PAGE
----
If the institutions disagree on a common problem and persist to the extent of offering contradictory advice, they can be accused of inconsistency; if they reconcile disagreement and act on agreed positions, through a common approach to conditionality, they can be accused of bringing concerted pressure to bear on borrowers; if they try to limit that interaction and stick to their traditional complementary and independent roles, they can be accused of failing to carry out their enlarged mandates.

It is recognized, however, that there is need to explore ways and means for protecting the interests of the borrowers against the risk of concerted pressure or undue interference in a country’s decision-making process.

Apart from the issue of cross-conditionality, some participants expressed concern over the lack of symmetry in the adjustment process. Conditionality in the use of Fund resources had significantly affected developing countries, while surveillance had little practical effect on the countries with a major impact on the world economy. The burden of adjustment has thus fallen disproportionately on those least capable of carrying it. It is ironic that liberalization of foreign trade is consistently advocated by the Bank and the Fund for developing countries while the industrial countries pursue protectionist policies which undermine the adjustment efforts of developing countries. It was pointed out, however, that asymmetry in the adjustment process, while real, is by no means due to a bias on the part of the Fund in favor of surplus countries. It is simply a systemic shortcoming reflecting the fact that the Fund has little leverage on countries which do not use its resources. It was also pointed out that efforts are being made to enhance Fund surveillance over domestic policies of the industrial countries. It is now recognized that there is need to broaden the coverage of policies subject to surveillance and to integrate the assessment of exchange rates and domestic policies within a medium-term framework. It is further recognized that indicators could be used to help the detection of inconsistencies and deviations from appropriate policies of the industrial countries. There is also wide support for proposals to strengthen the multilateral setting of surveillance through various techniques including the participation of the Managing Director of the Fund in meetings among the industrial countries.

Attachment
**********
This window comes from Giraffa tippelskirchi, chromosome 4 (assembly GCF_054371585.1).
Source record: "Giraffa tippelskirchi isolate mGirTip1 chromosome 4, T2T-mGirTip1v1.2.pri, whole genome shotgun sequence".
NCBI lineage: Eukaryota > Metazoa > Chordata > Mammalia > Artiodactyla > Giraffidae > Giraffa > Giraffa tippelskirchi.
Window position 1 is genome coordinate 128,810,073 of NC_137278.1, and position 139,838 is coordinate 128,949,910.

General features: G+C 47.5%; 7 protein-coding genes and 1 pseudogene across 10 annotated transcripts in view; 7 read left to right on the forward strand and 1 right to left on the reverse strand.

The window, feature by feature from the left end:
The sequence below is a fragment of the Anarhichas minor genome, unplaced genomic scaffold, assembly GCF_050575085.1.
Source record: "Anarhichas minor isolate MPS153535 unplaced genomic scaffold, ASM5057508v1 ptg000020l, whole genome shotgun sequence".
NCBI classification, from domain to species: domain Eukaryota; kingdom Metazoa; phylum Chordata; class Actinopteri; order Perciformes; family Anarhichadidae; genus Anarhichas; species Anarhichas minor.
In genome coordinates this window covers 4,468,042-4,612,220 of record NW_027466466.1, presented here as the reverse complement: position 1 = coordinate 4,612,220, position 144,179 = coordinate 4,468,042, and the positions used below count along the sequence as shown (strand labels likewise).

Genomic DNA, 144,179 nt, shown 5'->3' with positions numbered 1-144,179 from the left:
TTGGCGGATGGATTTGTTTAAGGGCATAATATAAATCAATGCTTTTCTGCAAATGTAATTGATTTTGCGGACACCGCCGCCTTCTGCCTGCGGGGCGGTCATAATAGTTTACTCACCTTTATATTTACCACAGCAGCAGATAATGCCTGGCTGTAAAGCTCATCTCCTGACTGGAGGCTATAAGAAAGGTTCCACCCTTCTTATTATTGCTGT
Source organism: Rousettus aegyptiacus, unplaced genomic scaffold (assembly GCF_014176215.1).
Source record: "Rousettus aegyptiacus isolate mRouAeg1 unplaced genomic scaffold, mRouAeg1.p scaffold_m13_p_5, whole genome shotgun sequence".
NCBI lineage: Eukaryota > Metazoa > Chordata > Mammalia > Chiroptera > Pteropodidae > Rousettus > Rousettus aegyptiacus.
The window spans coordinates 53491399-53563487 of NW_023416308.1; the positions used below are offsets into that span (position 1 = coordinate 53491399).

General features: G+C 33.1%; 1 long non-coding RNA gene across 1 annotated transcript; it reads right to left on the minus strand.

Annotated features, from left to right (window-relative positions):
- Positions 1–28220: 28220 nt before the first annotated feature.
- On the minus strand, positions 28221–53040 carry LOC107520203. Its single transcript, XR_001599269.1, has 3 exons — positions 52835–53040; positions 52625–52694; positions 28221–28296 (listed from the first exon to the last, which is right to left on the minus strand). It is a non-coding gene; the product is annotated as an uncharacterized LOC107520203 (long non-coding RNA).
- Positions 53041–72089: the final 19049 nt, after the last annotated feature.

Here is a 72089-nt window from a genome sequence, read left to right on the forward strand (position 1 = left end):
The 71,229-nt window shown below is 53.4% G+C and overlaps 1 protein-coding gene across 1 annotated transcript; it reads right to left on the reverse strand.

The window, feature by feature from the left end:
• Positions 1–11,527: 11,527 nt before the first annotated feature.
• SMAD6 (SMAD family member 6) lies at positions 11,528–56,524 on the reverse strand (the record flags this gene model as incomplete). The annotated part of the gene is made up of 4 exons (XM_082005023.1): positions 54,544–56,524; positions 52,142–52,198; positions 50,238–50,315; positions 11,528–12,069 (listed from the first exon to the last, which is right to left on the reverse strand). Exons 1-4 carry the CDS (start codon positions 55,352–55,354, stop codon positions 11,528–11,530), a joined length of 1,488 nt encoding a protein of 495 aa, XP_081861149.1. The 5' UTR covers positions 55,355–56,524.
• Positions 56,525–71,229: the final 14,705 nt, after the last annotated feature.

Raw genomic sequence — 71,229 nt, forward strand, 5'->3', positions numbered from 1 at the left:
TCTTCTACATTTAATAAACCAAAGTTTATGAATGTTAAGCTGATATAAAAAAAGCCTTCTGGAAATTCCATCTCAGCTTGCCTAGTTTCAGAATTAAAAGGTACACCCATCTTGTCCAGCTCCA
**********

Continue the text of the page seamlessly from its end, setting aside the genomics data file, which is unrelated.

As to the catalytic role of the institutions, it is recognized that it does serve to mobilize a significant amount of additional financing. However, the catalytic role should not detract from the need to augment the resources at the disposal of the two institutions. In this context the special needs of the least developed countries were emphasized by a number of speakers. It was pointed out that the proposed size of the Eighth Replenishment of IDA falls far short of the requirements of the low-income countries. The same can be said of the recently established structural adjustment facility. A case was made for increasing resources available to the facility through further sales of gold in the possession of the Fund.

In discussing the Fund-Bank role, many participants expressed concern over the problem of external debt. In both middle-income and low-income countries the external debt burden has reached intolerable limits. The experience of the last few years clearly shows that debt-service payments constitute a major obstacle to growth-oriented adjustment. In the case of the middle-income countries, external indebtedness continues to pose a serious threat to the international financial system. Doubts were expressed regarding the effectiveness of the Baker Plan as a solution to the debt problem. Many of the assumptions on which it was based have not materialized. This is particularly the case with respect to commercial bank lending. There is a need to explore alternative approaches, including the possibility of debt relief as well as substantial liberalization of rescheduling terms.

Some participants deplored the fact that the SDR has not assumed a major role in the international monetary system. No SDR allocation has been made since 1981 despite a strong global need for reserve supplementation. As a result, no progress has been made toward the objective of making the SDR the principal reserve asset in the international monetary system as stated in the Fund’s Articles of Agreement.

Case Studies

Three case studies on adjustment and development in the selected Arab countries were presented at the seminar. The first paper, by Galal Amin, focused on Egypt; the second, by Jawad Anani, dealt with Jordan; the third, by Bachir Hamdouch, examined the case of Morocco.

Because many issues raised in the case studies have been covered in the preceding pages, this section is limited to the presentation of other points.